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Building $800-900 Hackintosh; What MOBO, GPU, other parts?

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  • Build
  • Snow Leopard
  • Systems
Last response: in Systems
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September 12, 2009 12:33:19 AM

I am looking to build a hackintosh, and I am willing to play with around $900 at most. I have both Leopard and Snow Leopard OS Disks. The build budget would be just for the unit - I have the display, keyboard, mouse, etc.

I will be purchasing parts within the next few weeks.

As for parts, I am trying to find a balance between compatibility, power, and price... I figure it is a given I would be using the new i5, and things like memory, the HDD, the PSU, the case and cooling fans won't need to be "compatible"; however I am clueless as to what I should do for the motherboard and graphics.

I will try to piece some sort of build asap, and I am working on it now.

Thanks.

More about : building 800 900 hackintosh mobo gpu parts

September 12, 2009 1:04:50 AM

1. Why would you want OSX?

2. You do realize that this is ILLEGAL right?

3. Look at my E2180 rig. It had OSX on it for a while. Everything worked OK after a few tries.
September 12, 2009 1:31:58 AM

Shadow703793 said:
1. Why would you want OSX?

2. You do realize that this is ILLEGAL right?

3. Look at my E2180 rig. It had OSX on it for a while. Everything worked OK after a few tries.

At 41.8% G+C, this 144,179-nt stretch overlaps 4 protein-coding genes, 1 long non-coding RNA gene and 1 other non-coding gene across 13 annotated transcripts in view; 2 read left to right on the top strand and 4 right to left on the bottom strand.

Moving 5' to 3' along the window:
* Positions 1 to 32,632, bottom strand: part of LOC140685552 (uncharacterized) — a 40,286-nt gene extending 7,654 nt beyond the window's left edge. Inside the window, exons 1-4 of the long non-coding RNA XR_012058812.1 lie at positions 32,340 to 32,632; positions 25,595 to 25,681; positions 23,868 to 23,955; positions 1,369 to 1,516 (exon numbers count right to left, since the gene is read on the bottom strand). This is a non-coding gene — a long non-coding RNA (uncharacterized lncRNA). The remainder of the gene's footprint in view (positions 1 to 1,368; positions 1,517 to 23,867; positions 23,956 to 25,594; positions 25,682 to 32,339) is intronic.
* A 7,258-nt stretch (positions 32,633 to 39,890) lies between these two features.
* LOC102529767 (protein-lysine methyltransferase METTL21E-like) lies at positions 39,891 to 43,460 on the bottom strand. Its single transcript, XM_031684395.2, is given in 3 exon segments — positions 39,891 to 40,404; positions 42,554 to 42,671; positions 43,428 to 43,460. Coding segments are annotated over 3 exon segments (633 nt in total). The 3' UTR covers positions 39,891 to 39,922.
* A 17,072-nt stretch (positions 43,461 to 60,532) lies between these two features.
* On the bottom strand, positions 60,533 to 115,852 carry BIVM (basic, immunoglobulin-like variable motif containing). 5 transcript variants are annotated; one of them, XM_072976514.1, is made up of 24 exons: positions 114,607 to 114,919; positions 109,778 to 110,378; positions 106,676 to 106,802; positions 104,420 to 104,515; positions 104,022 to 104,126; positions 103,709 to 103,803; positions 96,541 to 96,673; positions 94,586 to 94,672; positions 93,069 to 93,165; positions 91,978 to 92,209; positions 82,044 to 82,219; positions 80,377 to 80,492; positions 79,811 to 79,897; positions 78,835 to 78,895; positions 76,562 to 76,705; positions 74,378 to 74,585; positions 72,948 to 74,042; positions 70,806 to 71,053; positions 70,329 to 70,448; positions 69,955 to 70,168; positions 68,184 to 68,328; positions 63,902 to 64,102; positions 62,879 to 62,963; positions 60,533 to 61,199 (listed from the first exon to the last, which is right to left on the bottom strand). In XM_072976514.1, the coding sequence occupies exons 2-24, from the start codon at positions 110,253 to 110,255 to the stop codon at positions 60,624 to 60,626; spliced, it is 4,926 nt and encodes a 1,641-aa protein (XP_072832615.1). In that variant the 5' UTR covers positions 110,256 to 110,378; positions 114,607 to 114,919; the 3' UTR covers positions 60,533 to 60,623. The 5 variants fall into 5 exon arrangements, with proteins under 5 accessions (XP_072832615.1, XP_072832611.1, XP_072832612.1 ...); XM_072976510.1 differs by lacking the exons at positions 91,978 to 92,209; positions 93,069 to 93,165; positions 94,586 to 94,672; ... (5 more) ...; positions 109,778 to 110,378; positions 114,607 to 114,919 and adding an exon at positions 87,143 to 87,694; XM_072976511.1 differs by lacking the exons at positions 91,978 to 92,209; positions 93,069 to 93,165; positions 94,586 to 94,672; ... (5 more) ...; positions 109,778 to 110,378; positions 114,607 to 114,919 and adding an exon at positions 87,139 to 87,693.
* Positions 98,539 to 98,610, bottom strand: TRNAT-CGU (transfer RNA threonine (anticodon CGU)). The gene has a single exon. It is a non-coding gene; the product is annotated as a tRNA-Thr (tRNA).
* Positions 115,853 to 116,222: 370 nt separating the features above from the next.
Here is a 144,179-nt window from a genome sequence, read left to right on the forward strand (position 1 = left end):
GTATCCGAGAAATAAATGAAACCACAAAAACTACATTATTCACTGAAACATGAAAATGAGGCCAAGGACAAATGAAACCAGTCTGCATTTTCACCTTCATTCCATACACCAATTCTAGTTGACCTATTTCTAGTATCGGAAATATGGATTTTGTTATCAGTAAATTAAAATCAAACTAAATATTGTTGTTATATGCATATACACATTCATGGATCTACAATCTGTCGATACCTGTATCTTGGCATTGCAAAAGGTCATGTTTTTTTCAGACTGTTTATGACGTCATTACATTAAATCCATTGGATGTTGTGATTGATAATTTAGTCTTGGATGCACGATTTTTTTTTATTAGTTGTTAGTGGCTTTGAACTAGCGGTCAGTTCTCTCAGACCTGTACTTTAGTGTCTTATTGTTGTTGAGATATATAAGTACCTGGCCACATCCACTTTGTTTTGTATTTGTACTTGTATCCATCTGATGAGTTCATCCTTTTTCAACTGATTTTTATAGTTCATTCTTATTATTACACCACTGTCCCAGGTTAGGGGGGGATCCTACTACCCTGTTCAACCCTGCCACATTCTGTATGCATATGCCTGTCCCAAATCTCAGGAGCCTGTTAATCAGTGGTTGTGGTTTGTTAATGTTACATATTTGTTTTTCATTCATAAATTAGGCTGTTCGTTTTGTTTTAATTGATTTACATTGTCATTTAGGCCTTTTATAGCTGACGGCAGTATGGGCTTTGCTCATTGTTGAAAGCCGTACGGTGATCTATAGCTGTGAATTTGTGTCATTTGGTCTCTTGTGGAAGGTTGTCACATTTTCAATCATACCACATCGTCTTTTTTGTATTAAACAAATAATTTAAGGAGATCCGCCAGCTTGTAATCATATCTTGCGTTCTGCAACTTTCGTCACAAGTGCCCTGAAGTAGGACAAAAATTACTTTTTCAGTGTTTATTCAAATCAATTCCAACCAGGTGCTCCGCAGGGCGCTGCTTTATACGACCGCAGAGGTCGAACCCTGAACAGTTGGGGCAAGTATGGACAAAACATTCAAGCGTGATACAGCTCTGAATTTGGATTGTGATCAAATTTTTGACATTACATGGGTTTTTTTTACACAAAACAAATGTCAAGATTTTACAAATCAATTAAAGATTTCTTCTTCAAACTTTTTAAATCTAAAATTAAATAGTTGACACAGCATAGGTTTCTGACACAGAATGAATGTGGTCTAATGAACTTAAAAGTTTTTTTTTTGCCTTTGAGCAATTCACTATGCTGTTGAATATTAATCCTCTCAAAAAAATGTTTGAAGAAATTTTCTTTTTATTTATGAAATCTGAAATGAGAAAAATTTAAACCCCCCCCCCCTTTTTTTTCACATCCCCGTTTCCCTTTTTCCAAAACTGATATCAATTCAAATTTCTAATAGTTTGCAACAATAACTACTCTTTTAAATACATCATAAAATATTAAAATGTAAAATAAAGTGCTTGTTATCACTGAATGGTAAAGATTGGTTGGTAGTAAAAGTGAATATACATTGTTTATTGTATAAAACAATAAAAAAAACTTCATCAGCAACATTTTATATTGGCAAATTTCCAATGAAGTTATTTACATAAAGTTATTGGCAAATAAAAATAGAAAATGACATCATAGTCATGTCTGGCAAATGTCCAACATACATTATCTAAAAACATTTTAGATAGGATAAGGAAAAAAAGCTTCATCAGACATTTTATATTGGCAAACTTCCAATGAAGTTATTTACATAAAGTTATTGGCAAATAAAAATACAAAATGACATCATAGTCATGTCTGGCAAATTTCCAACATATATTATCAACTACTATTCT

1. I simply prefer it. Some like Vista, some like Linux, some like OSX. I use all of them. Also, I am one to explore the possibility of building a more value-oriented Mac. I currently only have a laptop, and would like a desktop to compliment that.

2. Of course. And?
Look, I am using Family Packs with credits left. I am not selling services from this computer, or the computer itself, and I am not modifying the OS. I will not be participating in any illegal activities with this computer.
Is what I would be doing still against the EULA? Absolutely. I know that. But Apple has lost nothing; I paid for whatever software I will be using, and if I couldn't make a Hackintosh, I wouldn't buy a Mac just because of that.

Arguably, they make money, since I will be buying/upgrading, and thus giving them money, for their software, when I wouldn't have done so if I did not make a Hackintosh.

3. Thank you for showing your build. As I said earlier, I am working on a build that I believe is a good balance of compatibility, power, and price. Stay tuned.

Thanks.
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October 7, 2009 5:53:41 PM

Personally speaking, I have no problems whatsoever with a home user building a hackintosh as long as they

a) Do not profit from the endeavor other than the experience gained during the build process

b) Use a legitimately purchased, valid copy of the operating system in question

c) Share their experience with the OSX86 mod community

d) Consider donating to the tireless efforts of programmers who have spent a good chunk of time coding and debugging the software that makes it possible to run Mac OS X where it's not supposed to run

If you ask me, Apple would be stupid if they went after this group of folks. As long as these people aren't decompiling the OS (reading and modifying plist and preference files is not decompiling) and are actually adding to the overall knowledge base that Apple has with regards to their OS and interoperability with current hardware (hell, some die-hard souls are actually writing their own drivers for unsupported hardware). Besides, it is exposure, and the more people exposed to OS X, then the better for Apple.